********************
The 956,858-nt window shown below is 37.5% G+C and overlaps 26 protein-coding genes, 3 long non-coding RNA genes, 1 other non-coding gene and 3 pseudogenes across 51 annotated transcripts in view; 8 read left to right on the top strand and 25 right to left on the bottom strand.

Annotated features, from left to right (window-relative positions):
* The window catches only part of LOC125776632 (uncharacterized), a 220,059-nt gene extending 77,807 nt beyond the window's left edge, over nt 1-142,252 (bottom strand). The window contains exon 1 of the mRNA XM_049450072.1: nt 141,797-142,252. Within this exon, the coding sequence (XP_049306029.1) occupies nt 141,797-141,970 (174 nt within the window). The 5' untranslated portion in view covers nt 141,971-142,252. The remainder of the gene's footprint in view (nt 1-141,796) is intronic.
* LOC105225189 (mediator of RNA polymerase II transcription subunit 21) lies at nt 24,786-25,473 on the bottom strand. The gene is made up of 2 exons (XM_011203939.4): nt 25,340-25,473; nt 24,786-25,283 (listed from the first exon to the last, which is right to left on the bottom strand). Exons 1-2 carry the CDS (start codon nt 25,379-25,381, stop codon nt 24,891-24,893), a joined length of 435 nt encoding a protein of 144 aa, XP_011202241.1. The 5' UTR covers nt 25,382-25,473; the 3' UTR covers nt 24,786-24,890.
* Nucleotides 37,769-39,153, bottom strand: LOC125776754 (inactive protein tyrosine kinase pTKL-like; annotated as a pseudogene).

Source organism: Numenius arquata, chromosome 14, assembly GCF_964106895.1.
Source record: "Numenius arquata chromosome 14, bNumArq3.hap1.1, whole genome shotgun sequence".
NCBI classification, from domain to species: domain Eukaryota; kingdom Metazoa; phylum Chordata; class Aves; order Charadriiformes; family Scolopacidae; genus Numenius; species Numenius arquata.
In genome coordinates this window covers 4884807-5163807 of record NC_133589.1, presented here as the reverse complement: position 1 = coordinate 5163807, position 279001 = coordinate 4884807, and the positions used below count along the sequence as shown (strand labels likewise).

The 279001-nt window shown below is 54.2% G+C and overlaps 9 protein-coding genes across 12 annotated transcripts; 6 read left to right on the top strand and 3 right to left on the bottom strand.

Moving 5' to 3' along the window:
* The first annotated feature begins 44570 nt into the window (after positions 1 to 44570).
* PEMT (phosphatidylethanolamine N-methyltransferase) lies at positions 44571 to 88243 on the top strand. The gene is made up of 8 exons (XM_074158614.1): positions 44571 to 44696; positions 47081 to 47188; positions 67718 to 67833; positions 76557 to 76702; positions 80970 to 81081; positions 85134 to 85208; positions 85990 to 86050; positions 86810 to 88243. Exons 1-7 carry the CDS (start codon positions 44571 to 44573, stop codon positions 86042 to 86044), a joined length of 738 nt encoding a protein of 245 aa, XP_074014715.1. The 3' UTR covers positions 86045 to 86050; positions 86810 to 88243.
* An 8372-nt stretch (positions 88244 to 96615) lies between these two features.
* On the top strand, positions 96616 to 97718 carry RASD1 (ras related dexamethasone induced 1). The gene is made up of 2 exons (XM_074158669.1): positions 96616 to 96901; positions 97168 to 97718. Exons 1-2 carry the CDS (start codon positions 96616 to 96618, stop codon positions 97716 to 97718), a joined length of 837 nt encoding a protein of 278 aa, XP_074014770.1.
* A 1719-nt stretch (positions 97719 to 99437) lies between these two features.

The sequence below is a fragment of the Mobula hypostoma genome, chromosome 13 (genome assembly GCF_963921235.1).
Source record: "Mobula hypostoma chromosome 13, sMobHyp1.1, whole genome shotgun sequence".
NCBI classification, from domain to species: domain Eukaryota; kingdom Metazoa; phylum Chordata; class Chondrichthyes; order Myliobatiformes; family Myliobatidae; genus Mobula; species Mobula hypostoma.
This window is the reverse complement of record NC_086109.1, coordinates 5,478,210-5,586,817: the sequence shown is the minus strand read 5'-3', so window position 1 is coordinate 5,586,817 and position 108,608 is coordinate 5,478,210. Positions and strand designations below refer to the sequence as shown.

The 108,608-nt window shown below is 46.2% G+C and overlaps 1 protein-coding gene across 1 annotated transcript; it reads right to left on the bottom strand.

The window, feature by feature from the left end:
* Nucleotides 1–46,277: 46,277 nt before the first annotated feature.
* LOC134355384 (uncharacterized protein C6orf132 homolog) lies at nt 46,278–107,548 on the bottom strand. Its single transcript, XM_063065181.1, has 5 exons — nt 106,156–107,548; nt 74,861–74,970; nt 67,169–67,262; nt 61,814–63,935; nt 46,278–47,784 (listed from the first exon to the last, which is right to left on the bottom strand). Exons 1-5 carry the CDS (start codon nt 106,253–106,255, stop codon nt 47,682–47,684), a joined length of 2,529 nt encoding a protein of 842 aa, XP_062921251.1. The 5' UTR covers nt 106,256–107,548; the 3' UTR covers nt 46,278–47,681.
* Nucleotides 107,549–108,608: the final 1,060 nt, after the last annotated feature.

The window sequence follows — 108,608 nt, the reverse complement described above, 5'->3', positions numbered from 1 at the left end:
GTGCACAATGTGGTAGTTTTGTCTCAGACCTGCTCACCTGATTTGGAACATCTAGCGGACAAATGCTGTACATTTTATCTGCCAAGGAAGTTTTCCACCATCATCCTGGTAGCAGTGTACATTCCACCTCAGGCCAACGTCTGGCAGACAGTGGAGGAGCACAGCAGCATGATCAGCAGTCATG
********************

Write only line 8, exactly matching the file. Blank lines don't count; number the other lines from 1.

NCBI classification, from domain to species: domain Eukaryota; kingdom Metazoa; phylum Chordata; class Aves; order Charadriiformes; family Scolopacidae; genus Numenius; species Numenius arquata.